23. Jasmine says:

    Hi, Julia,

    Well, the point of this post was not that working moms are in sin: Sarah Mae asked me to write about how choosing to serve at home doesn't have to stick women in a box -that's really all I set out to write, and I'm truly sorry if you felt condemned by anything I shared.

    I have gifts that I could have very well used outside the home -my choice not to was the result of conviction. It was definitely a God thing, but I don't think staying home is a supernatural gift so much as it was a choice I made to honor God… and as a result of that choice, I have been very blessed and very able to see that the gifts he made me could be used in more than one context.

    You say you find it hard to believe that women choosing to work outside are dishonoring God. I submit that searching the Scriptures is the only way to have a firm belief in God's will; I submit, further, that neither my story nor Sarah Mae's series should offer confidence or condemnation to others -that ought to come from God's Word alone, and our words are only valuable insofar as they drive you back to His Word. My hope is simply to offer a different perspective, and to inspire others to think through their pressuppositions on this issue.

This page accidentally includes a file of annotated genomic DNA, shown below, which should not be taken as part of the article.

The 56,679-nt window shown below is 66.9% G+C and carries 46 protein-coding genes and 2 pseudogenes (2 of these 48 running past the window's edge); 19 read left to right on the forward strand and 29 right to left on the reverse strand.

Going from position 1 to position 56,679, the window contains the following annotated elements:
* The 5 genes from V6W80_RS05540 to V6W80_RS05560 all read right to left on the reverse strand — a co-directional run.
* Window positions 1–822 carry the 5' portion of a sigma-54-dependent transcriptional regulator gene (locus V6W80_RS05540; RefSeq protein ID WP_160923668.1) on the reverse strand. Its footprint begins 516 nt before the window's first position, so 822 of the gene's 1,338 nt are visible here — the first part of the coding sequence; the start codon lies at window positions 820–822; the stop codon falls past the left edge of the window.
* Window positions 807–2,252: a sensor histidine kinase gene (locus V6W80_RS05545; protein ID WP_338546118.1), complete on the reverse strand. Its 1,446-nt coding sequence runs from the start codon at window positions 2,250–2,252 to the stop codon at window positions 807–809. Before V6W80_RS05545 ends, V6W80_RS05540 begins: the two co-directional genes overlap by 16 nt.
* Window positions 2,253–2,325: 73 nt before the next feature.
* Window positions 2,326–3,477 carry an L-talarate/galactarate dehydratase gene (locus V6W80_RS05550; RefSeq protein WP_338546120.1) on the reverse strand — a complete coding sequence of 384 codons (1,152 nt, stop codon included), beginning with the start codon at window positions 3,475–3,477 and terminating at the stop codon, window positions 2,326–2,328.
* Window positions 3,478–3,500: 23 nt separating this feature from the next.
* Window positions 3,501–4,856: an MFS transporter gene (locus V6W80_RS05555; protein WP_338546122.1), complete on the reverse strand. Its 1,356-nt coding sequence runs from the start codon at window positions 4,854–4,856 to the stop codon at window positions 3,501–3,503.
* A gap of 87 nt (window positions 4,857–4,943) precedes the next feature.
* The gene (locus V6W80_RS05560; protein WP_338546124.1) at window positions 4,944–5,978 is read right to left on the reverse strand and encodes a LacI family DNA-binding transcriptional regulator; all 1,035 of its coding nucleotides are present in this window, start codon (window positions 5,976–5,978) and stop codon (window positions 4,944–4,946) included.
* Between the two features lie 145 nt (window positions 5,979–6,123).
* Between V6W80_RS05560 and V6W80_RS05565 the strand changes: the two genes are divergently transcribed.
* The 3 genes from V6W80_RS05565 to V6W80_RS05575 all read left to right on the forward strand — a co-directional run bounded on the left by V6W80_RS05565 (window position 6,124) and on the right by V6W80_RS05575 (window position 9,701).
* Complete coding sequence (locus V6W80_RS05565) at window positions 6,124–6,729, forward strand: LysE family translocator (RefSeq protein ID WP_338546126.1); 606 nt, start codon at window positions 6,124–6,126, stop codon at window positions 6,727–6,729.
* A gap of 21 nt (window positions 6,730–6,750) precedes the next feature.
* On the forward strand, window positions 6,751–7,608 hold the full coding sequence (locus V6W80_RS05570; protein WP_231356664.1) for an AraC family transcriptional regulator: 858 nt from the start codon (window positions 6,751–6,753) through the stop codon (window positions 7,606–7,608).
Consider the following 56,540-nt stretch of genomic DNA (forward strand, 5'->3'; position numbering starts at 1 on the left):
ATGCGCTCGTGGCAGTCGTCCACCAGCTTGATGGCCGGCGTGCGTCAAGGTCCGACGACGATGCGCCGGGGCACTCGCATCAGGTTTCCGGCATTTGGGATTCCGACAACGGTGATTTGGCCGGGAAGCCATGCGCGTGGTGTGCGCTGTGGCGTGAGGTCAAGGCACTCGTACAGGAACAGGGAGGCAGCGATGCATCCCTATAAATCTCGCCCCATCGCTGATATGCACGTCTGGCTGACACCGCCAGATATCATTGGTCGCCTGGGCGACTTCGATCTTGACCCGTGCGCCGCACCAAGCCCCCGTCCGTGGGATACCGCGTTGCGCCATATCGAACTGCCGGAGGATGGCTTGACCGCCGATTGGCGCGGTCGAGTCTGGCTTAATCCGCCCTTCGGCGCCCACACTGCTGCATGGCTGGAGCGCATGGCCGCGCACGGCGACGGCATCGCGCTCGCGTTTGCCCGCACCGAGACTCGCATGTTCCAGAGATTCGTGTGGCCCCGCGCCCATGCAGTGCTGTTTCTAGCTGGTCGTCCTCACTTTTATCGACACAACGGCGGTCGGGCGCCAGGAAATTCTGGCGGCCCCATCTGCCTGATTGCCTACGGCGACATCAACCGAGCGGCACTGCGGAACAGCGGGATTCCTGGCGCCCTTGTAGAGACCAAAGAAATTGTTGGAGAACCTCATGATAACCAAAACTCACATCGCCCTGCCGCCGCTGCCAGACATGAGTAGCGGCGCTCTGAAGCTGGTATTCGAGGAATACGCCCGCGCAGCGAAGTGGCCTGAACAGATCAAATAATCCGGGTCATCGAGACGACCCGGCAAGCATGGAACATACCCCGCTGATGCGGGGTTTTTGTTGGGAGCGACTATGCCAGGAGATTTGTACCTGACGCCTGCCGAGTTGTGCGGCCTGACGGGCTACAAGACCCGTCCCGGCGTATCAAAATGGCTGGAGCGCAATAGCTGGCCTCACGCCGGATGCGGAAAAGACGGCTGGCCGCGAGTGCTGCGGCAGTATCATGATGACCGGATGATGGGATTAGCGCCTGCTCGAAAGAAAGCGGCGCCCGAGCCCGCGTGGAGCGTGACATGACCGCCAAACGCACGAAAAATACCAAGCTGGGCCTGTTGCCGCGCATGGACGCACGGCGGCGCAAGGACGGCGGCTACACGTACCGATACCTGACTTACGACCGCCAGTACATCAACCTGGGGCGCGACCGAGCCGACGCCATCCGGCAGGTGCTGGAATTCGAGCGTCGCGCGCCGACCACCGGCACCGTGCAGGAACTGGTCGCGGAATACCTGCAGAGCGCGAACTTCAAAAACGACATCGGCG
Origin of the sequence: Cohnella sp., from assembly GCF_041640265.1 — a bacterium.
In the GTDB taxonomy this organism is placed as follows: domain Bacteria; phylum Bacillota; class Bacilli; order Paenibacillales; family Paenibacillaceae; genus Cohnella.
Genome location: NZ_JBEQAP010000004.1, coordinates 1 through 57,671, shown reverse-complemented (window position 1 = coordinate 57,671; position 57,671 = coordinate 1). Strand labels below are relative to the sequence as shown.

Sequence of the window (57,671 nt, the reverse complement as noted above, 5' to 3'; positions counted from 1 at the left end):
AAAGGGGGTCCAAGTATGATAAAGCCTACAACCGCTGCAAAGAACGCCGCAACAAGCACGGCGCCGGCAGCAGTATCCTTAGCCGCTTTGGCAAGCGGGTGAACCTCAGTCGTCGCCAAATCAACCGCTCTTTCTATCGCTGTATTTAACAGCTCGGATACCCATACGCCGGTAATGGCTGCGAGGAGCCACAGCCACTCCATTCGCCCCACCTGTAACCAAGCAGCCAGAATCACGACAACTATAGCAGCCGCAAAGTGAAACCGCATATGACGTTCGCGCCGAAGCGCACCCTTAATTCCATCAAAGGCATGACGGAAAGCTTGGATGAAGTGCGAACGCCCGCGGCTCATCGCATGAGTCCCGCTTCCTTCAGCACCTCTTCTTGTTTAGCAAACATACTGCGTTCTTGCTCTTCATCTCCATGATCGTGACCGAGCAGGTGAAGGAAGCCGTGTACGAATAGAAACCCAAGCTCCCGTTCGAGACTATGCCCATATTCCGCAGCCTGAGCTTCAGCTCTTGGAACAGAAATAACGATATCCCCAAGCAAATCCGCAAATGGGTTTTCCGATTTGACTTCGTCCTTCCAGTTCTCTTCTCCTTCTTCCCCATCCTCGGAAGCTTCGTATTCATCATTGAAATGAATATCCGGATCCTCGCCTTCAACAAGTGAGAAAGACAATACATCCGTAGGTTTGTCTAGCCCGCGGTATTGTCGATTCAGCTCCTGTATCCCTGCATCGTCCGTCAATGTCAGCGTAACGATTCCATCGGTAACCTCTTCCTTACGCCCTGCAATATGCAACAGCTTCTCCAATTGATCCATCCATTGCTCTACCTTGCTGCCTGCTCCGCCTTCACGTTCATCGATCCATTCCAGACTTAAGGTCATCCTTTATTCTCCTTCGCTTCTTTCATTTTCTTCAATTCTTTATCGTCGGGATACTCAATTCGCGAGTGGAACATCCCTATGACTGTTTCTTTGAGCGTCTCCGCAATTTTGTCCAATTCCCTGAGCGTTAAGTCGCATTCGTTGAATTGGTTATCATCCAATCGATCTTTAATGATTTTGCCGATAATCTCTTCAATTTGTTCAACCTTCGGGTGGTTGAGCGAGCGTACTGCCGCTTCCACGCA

24. Mrs. Dike says:

    Your writing reinforced, encouraged and blessed me today! I shall pass this on to my six daughters and five sons. God's Peace to you!

    May I encourage you by mentioning that our two married daughters "found" husbands who honor and are devoted to this conviction, as well? God provides!

  25. julia says:

    Jasmine, thanks for your kind response!! :)

  26. Trisha says:

    Wonderful, wonderful and so encouraging to me as a Mom!

  27. [...] Jasmine Bauchum talks about Biblical womanhood as she sees it I see it a bit differently, but I LOVE, LOVE, LOVE this one statement she made: “I realize that the term “barefoot and pregnant” is fighting words… I’ll let you throw the first punch while I fantasize about reading Orwell between laundry loads while my burgeoning baby belly blocks the sight of my bare feet from wistful eyes.” [...]

  28. [...] Putting Women in a Box – Jasmine Baucham writes an excellent guest post that defends stay-at-home daughters while pointing out the great diversity in stay-at-home women. [...]

  29. Being a home maker is not putting a women on a box. For me, it's really a noble profession. Taking care of your own children, husband and home! Mainstay Ministries Thank you for sharing.

  30. Ten Boom says:

    Wow! this is the best blog for me. Thank you so much Jasmine for sharing you wonderful thoughts. I want to read more. You are such a talented individual. I hope that you will not stop sharing your talents to us. I will continue to follow your journey along the way, Congratulations and Regards
    Ten Boom